I called around today to the big OEMs seeing who offered systems with Linux pre-installed.
Gateway only offered SUSE 8, and only on certain servers. The highend systems had SUSE 8 available, but it didn't come pre-installed. You get a blank machine and Linux on CDs. Even rack mounted systems won't come with Linux pre-installed. Lower end servers do have a "No OS" as an option, so you can avoid the Microsoft tax. No 64bit chips or OSes here, even in your rack-mounted servers.
The HP representative seemed thrilled when I asked about Linux. They offer Redhat on their higher end laptops and workstations, though SUSE, Mandrake, and other are certified to work as well (with nifty certification matrixes too). The regular HP people can't help you, you must order through their Small-Medium business group (1-800-888-0292). Sadly no 64bit chips or OSes here.
Dell... Well, the home-office person actually knew what Linux was, but said she thought only the small business group had systems with Linux pre-installed. A transfer later I talked to the small business rep. I said I was interested in quotes on laptops or desktops with Linux pre-installed. Her reply: "OK, I think we can do that... just one thing, whats Linux?" I even had to spell it. She then had to check with Tech support to see if Linux was available, and it is only available on their nSeries of workstations, as Redhat. These are fairly nice machines, with SATA RAID built in for even the lowest model (sub $1000). I guess Dell needs to better train their reps about what they offer, though they do have a nice website about Linux. (http://linux.dell.com/desktops.shtml). Again no 64bit chips or OSes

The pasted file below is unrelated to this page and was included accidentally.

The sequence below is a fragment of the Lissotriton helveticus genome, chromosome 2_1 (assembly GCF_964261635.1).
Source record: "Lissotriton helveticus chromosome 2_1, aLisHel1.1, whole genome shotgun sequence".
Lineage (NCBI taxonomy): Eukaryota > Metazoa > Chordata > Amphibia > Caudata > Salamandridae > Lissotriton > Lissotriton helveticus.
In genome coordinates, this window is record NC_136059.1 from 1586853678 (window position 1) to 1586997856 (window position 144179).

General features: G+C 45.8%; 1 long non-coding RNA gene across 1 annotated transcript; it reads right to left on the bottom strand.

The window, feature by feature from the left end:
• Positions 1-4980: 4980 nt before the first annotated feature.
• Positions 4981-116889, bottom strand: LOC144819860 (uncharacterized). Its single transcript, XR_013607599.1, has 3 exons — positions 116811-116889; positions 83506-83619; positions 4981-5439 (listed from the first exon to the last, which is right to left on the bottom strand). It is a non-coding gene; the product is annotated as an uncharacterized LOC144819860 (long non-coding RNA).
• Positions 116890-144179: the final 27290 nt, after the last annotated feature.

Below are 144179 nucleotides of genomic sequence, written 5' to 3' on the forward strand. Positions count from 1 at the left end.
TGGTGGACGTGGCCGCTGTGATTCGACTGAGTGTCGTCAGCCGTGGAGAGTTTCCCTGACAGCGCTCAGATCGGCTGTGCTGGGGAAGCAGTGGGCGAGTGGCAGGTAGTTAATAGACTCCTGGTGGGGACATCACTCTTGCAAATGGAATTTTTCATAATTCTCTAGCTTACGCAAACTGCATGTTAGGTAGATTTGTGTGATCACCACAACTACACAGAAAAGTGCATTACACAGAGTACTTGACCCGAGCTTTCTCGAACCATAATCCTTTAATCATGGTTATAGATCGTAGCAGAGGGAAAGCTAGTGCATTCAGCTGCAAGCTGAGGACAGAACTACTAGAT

The biggest surprise was IBM. They do not offer Linux pre-installed on any of their Laptops or Desktops. They do have documentation on their site about installing Linux on different models of Thinkpads and desktops. IBM certainly made up for the lack of desktops/laptops with their Intellistation workstations. They have 2 lines of 64 bit 1 or 2 way SMP systems. The first line is based on AMD Opteron chips, with 64bit Redhat Linux or 32bit Windows XP available (though lesser models with Intel Xeons are available). The 2nd line is based on IBM's 64bit POWER chips. With hotswapable SCSI drives and other featuress, these are beasts and the high end model starts at $15,0000. Interestingly enough, only AIX is available on these, even though Linux runs fine on IBM's POWER-based servers. Linux is of course an option on all of IBM's eServers.
All in all, I was happy that the OEMs offered Linux. I was a little disappointed about how well the advertised it on their websites however. Another surprised was the lack of lower end systems with Linux pre-installed. Aside from the occasional thin client with a 2.4 kernel, I couldn't find any sub $600 dollar machines running Linux from the major OEMs. Let face it, this is where Mom and Pop shop, and for Linux on the desktop to take off, the major OEMs need to push it more. Finally, IBM is the only choice if you want a 64bit system with Linux.
Gateway Servers with Linux:
HP Workstations and Notebooks with Linux:
Dell nSeries Workstations with Linux:
IBM Intellistation workstations with Linux: